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Erythritol sweetener linked to heart attacks and strokes

Erythritol sweetener linked to heart attacks and strokes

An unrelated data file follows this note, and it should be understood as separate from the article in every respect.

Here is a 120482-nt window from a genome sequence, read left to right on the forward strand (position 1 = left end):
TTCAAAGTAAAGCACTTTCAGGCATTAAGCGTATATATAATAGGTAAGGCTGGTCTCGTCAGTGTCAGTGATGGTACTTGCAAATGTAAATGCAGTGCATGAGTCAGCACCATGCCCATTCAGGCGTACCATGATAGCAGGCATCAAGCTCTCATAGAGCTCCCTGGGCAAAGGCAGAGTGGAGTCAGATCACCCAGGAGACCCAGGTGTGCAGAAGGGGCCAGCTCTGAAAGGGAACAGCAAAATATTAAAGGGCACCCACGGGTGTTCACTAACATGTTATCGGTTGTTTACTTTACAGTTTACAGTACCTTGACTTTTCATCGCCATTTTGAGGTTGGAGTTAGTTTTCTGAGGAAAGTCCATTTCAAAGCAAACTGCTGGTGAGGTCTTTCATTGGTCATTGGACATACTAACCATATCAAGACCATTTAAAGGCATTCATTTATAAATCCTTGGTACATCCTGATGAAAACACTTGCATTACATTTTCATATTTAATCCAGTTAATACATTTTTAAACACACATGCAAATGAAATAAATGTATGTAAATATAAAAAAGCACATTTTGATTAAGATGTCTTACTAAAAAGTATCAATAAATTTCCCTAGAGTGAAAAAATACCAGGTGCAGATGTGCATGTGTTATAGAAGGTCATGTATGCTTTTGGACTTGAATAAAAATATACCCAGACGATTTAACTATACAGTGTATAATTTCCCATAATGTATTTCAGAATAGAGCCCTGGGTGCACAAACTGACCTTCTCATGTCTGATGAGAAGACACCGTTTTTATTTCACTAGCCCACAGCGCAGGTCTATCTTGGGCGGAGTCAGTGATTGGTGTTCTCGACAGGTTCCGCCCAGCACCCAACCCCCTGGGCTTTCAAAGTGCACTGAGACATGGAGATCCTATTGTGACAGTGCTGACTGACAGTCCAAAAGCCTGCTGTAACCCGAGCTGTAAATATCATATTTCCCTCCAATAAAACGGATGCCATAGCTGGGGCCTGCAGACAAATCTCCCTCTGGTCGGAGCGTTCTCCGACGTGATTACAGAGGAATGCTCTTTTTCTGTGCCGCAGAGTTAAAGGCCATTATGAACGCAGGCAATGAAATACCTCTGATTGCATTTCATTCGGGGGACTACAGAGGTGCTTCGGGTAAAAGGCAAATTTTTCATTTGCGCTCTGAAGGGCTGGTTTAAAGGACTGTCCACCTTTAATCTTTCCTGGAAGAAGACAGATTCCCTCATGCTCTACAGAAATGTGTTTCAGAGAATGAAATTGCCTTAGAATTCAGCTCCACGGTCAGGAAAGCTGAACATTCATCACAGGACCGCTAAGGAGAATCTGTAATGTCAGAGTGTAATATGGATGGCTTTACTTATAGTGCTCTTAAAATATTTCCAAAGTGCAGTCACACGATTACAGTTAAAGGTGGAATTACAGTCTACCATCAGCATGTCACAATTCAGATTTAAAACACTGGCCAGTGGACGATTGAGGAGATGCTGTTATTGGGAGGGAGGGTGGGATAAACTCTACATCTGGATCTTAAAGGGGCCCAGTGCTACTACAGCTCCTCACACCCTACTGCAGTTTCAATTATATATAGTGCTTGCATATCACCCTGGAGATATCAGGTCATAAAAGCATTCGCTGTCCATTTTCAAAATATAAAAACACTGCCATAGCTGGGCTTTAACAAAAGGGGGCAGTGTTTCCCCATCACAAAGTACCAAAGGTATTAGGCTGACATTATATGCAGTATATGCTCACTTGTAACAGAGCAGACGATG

A recent study conducted by the Center for Cardiovascular Diagnostics and Prevention at the Cleveland Clinic Lerner Research Institute suggests that erythritol, a sugar substitute, might be associated with blood clotting, stroke, heart attack, and even death. The sugar alcohol is commonly used to add bulk or sweeten stevia, monkfruit, and keto-reduced sugar products. Lead study author Dr. Stanley Hazen says that people with existing risk factors for heart disease, such as diabetes, were twice as likely to experience a heart attack or stroke if they had the highest levels of erythritol in their blood. Further lab and animal research presented in the paper revealed that erythritol appeared to be causing blood platelets to clot more readily. The Calorie Control Council, an industry association, told CNN that “the results of this study are contrary to decades of scientific research showing reduced-calorie sweeteners like erythritol are safe, as evidenced by global regulatory permissions for their use in foods and beverages.” However, Dr. Andrew Freeman, director of cardiovascular prevention and wellness at National Jewish Health, suggests limiting erythritol in your diet for now, given the study’s alarming findings.

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